Brits saying they’re going to Europe… yup, lots of them say that when they go to ‘the continent’. Sigh

                    • what, you’re saying

                      London really isn’t the capital of the universe!?! ;-P

                    • That, but what’s worse

                      to Brits, anyway: Britain is part of Europe! GASP!

                    • There’s a joke

                      about a headline in a British paper – “Fog in Channel, continent isolated”

                    • well we are

                      pretty cool…. 😉  who wouldn’t want to be a cranky yankee?

                    • maybe it’s living

                      in a land of celebrities and artists and musicians and rocket scientists but people around can be pretty meh about the famous, too. It’s not as though knowing one validates you, you know? 😉

            • True fact

              Some big name scientists are idiots. Seriously. And most scientists, even good ones, have the ability to talk out of their behinds, myself included.  I can’t imagine why I’d be impressed with the opinion of a famous astronomer on this particular issue. Especially when the data is so overwhelming.  But if I were weighing opinions I think I’d be more swayed by the opinion of someone who studies Earth, regardless of the name recognition. Name recognition does carry weight even in science, but it’s qualified and limited.  

              Believe in climate change or not Mercedes, your call. But I’m not convinced your age and your acquintance with famous people grants you special insight.  Cuz I’m 50, and I know Nobel laureates. :)  Yet i still prefer data.  The climate research I read in Science (the journal) scares the pants off me. Often the scary stuff is too small and obscure for the press to pick up on, like a change in a species nobody really cares about, but has big implications.

              • snort…

                We have a Nobel laureate in our immediate family. He’s a climate change skeptic. He’s also not in a field that has ANYTHING to do with climate science. So I happily get into arguments with him…but I don’t think he’s an expert on the subject. :)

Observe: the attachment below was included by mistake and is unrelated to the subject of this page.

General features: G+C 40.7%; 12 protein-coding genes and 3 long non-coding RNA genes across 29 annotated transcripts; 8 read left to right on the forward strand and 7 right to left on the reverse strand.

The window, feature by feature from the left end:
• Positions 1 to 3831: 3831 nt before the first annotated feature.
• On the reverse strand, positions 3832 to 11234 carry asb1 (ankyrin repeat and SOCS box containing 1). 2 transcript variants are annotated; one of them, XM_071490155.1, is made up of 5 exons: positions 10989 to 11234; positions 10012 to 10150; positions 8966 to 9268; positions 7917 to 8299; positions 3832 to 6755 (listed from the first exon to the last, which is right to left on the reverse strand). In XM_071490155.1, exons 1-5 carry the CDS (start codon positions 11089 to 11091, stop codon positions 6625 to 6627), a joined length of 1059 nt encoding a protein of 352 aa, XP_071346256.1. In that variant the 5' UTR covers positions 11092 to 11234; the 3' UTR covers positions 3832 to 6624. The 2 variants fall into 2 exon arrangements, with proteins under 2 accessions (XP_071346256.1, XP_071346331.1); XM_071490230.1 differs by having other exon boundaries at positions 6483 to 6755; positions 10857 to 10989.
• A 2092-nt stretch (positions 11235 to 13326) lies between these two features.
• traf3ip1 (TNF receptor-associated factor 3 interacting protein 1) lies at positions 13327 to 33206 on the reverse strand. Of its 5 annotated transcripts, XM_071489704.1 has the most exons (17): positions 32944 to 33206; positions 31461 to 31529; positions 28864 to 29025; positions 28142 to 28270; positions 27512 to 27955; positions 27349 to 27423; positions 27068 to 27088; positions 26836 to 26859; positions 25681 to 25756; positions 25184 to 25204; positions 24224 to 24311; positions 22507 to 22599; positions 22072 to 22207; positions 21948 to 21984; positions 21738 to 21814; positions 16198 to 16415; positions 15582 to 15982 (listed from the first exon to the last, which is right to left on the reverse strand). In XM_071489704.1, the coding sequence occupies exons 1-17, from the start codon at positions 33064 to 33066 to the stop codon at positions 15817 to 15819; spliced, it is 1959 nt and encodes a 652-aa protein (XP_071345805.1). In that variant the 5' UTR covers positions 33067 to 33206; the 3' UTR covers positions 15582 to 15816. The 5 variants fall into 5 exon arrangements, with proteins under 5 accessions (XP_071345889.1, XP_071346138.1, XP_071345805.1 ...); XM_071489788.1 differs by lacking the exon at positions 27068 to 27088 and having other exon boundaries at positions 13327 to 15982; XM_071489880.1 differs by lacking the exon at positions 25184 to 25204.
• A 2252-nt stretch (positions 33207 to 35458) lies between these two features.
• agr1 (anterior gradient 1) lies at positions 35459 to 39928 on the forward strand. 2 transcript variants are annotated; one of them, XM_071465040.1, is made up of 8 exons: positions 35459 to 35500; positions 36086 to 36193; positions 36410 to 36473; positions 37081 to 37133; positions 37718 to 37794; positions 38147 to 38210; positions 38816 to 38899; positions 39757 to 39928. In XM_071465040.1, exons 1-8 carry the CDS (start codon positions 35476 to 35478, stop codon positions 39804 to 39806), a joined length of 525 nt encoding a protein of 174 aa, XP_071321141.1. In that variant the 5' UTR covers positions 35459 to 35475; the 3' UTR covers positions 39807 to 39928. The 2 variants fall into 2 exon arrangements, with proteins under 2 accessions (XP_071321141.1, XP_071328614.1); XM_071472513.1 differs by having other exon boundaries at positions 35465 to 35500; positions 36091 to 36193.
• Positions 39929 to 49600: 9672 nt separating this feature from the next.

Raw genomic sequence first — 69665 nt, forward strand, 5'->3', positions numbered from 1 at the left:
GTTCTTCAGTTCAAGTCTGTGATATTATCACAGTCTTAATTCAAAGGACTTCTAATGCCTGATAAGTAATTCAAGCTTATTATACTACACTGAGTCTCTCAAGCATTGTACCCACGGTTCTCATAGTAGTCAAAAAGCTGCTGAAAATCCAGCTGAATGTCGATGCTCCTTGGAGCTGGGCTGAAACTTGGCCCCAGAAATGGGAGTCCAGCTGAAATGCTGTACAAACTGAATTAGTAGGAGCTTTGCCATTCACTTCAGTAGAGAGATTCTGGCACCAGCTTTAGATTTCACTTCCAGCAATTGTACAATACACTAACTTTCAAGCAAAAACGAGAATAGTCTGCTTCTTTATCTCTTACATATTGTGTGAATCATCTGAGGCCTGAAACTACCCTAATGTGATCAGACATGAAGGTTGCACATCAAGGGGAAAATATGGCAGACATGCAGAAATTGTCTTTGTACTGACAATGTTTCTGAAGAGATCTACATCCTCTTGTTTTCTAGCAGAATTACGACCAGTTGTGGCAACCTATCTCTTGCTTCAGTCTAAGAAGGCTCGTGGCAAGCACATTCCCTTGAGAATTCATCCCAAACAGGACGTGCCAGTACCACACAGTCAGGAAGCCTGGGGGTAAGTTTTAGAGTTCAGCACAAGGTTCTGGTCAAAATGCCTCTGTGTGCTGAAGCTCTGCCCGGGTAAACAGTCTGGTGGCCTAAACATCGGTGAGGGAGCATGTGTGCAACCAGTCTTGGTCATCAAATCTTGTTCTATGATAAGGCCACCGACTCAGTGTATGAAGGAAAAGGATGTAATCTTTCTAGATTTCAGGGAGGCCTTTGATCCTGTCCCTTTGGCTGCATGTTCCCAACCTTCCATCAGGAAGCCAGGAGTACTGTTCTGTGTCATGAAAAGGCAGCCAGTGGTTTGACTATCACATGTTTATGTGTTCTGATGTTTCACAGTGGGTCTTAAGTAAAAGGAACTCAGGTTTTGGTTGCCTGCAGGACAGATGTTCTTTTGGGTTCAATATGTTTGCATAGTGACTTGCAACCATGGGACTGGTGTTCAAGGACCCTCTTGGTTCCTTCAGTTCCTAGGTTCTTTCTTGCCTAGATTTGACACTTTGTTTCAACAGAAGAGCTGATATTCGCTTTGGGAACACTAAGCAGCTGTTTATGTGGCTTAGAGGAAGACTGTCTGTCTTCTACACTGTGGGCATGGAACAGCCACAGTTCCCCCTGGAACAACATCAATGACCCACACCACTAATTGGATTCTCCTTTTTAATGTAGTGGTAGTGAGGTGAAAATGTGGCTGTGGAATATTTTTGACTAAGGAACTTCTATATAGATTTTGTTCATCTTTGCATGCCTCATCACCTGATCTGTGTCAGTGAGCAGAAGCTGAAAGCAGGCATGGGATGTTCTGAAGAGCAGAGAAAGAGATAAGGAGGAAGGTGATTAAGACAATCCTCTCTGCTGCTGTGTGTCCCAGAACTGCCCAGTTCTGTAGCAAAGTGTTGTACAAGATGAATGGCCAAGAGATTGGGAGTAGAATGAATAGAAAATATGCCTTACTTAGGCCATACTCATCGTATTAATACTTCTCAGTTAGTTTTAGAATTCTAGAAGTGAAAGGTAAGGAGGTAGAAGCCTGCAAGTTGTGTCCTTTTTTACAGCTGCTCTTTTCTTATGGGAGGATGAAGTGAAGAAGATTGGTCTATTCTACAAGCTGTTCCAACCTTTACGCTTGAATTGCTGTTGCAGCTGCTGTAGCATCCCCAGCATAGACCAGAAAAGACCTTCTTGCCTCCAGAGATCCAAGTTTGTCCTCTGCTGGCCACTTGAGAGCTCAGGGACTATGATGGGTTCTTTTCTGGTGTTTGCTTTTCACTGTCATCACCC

• But is the data so overwhelming?

                I honestly don’t know but I do know there are a lot of scientists out there who are sceptics. Maybe they’re wrong, I don’t know. What I do know is that I have ceased to react to every doomsday prediction made since the 1960s.

                What also concerns me is that a “consensus” agrees on human impact on climate change. I was taught science depended on verifiable and falsifiable experimentation that yields objective data. From the little I have read, climate research depends almost exclusively on complex computer models to predict future results. Garbage in, garbage out.

                The consensus of scientists during the time of Galileo agreed that the planets and sun revolved around the earth, but Galileo was able to demonstrate (eventually) that the Copernican heliocentric theory was, in fact, true.

                Does anyone really understand the millions of lines of code written into various computer models used to predict future conditions based upon the limited data we even have of the past?

                I’m not asking for any special dispensation because I knew a famous person. My point is that I respected his opinion very much. He was not only an astronomer but actually an astrogeologist; he died years ago.

                • Yes, the data is overwhelming

                  otherwise a huge and very diverse body like IPCC would never even have come close to a consensus. That, and the fact that the sceptics are geeting loads of (over)exposure in the main stream press are points I tried to make yesterday. And when I say overexposure, I mean that they are a tiny, tiny minority, being presented by the press as if they represent half the scientists – they don’t.

                • A few more points